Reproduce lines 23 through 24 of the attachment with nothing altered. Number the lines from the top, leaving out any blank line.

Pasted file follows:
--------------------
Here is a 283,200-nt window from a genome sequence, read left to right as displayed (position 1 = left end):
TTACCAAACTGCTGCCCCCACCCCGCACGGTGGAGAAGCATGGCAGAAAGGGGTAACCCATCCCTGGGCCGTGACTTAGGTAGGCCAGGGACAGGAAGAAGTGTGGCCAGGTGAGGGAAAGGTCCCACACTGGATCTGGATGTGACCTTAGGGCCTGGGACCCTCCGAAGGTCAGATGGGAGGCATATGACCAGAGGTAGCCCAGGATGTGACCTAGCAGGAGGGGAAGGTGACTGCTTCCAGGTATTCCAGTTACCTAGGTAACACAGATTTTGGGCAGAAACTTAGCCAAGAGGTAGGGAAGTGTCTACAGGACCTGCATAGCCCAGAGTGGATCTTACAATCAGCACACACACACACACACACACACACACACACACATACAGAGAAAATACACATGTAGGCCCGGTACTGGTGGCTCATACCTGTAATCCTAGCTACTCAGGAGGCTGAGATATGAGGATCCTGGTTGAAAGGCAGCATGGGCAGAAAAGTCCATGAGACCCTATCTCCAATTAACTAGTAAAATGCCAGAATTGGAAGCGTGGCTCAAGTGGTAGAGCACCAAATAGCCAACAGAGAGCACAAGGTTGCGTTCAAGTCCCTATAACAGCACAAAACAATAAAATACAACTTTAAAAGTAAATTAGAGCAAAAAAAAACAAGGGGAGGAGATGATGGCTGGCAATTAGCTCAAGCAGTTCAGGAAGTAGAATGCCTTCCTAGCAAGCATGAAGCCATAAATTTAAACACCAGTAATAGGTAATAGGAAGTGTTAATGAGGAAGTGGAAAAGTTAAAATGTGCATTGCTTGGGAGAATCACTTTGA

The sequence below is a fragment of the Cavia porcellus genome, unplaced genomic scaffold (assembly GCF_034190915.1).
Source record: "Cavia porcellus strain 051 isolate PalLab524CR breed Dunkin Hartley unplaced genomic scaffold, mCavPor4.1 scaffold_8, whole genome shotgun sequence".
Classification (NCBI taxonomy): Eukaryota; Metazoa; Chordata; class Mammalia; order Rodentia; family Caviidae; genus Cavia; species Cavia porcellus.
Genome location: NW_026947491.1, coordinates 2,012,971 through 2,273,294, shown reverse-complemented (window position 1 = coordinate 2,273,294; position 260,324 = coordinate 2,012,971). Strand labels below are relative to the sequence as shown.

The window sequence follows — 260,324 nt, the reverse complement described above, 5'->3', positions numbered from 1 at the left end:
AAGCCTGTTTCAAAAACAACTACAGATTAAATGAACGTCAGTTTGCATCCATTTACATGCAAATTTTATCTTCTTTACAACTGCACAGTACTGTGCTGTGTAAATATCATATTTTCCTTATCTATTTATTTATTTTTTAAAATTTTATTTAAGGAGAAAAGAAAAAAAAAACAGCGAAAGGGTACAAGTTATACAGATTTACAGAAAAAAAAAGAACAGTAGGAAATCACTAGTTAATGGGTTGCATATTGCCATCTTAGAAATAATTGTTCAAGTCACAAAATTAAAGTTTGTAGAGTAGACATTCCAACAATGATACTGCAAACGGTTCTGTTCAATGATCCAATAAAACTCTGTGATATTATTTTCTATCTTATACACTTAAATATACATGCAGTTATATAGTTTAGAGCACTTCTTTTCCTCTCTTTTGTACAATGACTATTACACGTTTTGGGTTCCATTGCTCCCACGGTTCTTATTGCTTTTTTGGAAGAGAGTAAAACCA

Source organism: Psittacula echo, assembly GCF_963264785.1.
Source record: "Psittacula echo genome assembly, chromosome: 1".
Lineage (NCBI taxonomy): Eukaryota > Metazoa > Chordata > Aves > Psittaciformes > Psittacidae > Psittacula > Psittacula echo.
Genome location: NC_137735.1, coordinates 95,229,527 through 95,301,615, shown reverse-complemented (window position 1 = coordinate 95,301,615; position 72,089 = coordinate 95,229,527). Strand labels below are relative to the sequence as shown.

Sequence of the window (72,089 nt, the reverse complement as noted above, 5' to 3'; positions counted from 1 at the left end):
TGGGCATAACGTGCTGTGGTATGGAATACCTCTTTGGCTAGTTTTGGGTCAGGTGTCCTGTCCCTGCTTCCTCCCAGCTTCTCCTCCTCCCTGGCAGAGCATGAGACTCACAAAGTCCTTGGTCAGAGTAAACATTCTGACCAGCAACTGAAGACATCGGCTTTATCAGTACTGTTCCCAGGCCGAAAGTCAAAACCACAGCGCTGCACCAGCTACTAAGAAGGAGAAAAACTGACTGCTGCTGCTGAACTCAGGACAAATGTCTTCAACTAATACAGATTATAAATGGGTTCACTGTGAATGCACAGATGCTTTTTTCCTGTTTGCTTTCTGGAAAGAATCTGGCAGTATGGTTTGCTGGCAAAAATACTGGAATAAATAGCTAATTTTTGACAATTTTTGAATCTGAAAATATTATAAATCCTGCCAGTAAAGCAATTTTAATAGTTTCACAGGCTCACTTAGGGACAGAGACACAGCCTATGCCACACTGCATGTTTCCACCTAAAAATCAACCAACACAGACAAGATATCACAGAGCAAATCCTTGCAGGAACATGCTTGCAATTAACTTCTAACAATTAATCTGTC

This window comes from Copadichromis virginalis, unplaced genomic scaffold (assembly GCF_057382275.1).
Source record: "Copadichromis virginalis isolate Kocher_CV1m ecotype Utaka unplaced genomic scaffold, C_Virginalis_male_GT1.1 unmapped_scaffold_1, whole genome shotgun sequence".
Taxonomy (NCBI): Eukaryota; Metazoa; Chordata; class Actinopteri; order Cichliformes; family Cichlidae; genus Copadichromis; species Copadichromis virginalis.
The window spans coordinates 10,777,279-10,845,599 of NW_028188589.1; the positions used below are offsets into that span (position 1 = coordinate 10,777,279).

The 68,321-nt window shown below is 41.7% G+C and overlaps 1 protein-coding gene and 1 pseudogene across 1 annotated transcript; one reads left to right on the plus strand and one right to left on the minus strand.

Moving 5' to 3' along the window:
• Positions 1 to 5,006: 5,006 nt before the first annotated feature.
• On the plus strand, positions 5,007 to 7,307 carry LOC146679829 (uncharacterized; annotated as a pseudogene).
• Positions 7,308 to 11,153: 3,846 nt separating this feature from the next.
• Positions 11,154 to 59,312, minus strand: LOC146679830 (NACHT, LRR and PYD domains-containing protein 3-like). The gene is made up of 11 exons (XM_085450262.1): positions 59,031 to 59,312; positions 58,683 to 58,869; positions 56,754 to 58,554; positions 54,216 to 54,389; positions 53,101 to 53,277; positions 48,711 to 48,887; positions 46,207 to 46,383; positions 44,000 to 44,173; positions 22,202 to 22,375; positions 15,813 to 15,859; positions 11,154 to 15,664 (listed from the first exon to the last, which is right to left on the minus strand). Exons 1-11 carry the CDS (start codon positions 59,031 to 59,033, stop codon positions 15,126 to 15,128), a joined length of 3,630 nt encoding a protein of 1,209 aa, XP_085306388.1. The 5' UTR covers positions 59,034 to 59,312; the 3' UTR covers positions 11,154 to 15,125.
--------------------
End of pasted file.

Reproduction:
• Positions 7,308 to 11,153: 3,846 nt separating this feature from the next.
• Positions 11,154 to 59,312, minus strand: LOC146679830 (NACHT, LRR and PYD domains-containing protein 3-like). The gene is made up of 11 exons (XM_085450262.1): positions 59,031 to 59,312; positions 58,683 to 58,869; positions 56,754 to 58,554; positions 54,216 to 54,389; positions 53,101 to 53,277; positions 48,711 to 48,887; positions 46,207 to 46,383; positions 44,000 to 44,173; positions 22,202 to 22,375; positions 15,813 to 15,859; positions 11,154 to 15,664 (listed from the first exon to the last, which is right to left on the minus strand). Exons 1-11 carry the CDS (start codon positions 59,031 to 59,033, stop codon positions 15,126 to 15,128), a joined length of 3,630 nt encoding a protein of 1,209 aa, XP_085306388.1. The 5' UTR covers positions 59,034 to 59,312; the 3' UTR covers positions 11,154 to 15,125.